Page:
I am not too fond of superlatives when it comes to cooking, as what I might consider perfect won’t necessarily hit the jackpot for everyone else. But that’s the title of the recipe by Mark Bittman that happened to be one of the most popular according to a recent round-up by New York Times. If you don’t subscribe to their cooking newsletter, consider doing so. Oddly enough, Phil was the one who drew my attention to it. I joked that we have hundreds of cookbooks in the house, but he never opens a single one to look for inspiration. However, he gets mesmerized by the New York Times collections, and if I resist reading the page, he will drag me in front of his computer to point out all the ones “we should make soon.”  We. You know, that pronoun that means more than one person doing something together. So, yes, that’s how I ended up making this recipe.  I opted for the sous-vide route because it makes the best flatiron steak in the known universe. How about that for disliking superlatives?

Soy Grilled Steak


(adapted from Mark Bittman)

¼ cup soy sauce
1 teaspoon peeled and minced ginger
½ teaspoon peeled and minced garlic (I omitted)
1 tablespoon agave nectar
Freshly ground black pepper to taste
Juice of 1/2 lime
1 flatiron steak
salt to taste

Mix together the first 6 ingredients in a bowl. Place the steak in a plastic bag or tight container and add the sauce. Marinate while you heat the grill, or if possible, longer. Season lightly with salt right before grilling.

For rare meat, grill about 3 minutes a side for steaks less than an inch thick. For larger or more done steak, increase the time slightly.

Sous-vide preparation: after marinating the steak, remove it from the soy-based sauce and place in a vacuum bag. Seal it and place it in a water-bath set to 134 F for three hours. Remove from the bag, discard any accumulated liquid and sear on a very hot grill for a minute each side.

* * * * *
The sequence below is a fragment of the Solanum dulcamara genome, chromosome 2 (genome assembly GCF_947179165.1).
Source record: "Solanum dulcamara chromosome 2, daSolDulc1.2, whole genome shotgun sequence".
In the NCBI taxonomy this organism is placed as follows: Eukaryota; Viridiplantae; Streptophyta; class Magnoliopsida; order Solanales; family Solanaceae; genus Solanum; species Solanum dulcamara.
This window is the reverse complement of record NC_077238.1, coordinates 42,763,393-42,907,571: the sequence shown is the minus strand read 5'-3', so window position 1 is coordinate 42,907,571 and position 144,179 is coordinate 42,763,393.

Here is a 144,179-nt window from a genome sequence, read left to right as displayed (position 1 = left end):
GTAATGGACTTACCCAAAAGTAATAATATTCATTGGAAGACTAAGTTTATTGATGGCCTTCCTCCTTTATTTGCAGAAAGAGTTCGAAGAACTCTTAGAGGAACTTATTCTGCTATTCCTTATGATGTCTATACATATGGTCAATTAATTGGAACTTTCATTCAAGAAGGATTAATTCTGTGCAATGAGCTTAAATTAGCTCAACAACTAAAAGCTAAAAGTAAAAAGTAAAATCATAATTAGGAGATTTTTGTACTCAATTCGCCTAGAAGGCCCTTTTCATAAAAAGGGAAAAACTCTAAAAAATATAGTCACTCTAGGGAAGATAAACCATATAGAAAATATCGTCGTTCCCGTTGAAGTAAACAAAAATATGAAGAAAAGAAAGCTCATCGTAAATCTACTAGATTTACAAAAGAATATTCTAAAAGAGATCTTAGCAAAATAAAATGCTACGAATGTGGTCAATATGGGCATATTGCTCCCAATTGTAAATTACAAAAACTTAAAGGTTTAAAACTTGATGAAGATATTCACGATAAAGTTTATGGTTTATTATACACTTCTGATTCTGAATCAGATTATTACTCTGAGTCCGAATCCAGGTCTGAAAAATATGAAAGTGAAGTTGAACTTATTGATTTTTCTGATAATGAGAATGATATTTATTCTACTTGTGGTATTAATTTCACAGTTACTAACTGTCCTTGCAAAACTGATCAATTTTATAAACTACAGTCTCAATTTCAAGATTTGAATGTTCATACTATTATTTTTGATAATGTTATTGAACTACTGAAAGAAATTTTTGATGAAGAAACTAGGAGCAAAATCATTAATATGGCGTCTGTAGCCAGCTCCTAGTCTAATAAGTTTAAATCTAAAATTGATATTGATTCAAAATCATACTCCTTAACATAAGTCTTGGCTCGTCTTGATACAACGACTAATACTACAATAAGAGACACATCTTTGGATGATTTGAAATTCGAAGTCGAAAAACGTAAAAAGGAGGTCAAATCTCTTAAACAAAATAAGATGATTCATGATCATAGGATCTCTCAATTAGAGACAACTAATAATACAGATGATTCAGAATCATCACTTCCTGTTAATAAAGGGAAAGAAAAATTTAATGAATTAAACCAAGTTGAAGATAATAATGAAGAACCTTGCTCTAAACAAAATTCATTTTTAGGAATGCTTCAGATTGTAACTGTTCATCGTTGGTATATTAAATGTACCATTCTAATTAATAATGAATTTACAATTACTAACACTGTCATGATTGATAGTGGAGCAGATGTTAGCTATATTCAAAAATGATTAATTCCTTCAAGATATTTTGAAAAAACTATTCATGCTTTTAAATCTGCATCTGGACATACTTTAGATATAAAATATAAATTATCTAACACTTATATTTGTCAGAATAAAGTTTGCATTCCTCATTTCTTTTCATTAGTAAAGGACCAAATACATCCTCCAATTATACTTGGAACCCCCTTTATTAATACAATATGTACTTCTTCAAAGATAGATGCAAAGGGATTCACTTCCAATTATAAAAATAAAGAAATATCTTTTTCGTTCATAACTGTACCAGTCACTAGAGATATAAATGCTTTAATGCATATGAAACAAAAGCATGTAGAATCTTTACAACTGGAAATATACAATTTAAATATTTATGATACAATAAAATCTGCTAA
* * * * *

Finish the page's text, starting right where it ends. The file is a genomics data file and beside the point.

Let it rest for a few minutes before slicing and serving.


to print the recipe, click here

Comments: You definitely don’t need a sous-vide gadget to make this steak. But I tell you, if you have one, it is so worth putting it to use here!  I make the marinade early in the morning, add the steak into a bag with it. When we are home for lunch I discard the marinade, vacuum-seal the meat and place it in the water-bath until dinner.  Timing is so flexible that I don’t even worry about being late.  A quick side dish of sautéed veggies and a simple salad, maybe some bread, that’s all we need to be happy campers.  For this particular dinner, we paired the flatiron steak in all it’s medium-rare glory with cauliflower gratin (leftover from the evening before) and sliced heirloom tomatoes with avocados and almonds. Pure gastronomical joy, I tell you…

Now, going back to that collection of 10 most-popular NYT recipes. Several gems in there. We are both very interested in the Skewered Chicken with Peanut Sauce,  Phil says he wants to make the Pork Chops with Brandied Cherries, I will definitely be making the Flattened Chicken Thighs with Roasted Lemon Slices (wow!)… As far as sweets, the Almond Cake makes me dream… and Julia Child’s Berry Flan goes to the top of my beloved’s list. In summary, out of 10 recipes 6 are definite keepers. Not too shabby at all…

Perfect Soy-Grilled Steak

ONE YEAR AGO: The Devil’s Bread

TWO YEARS AGO: Heart of Palm Salad Skewers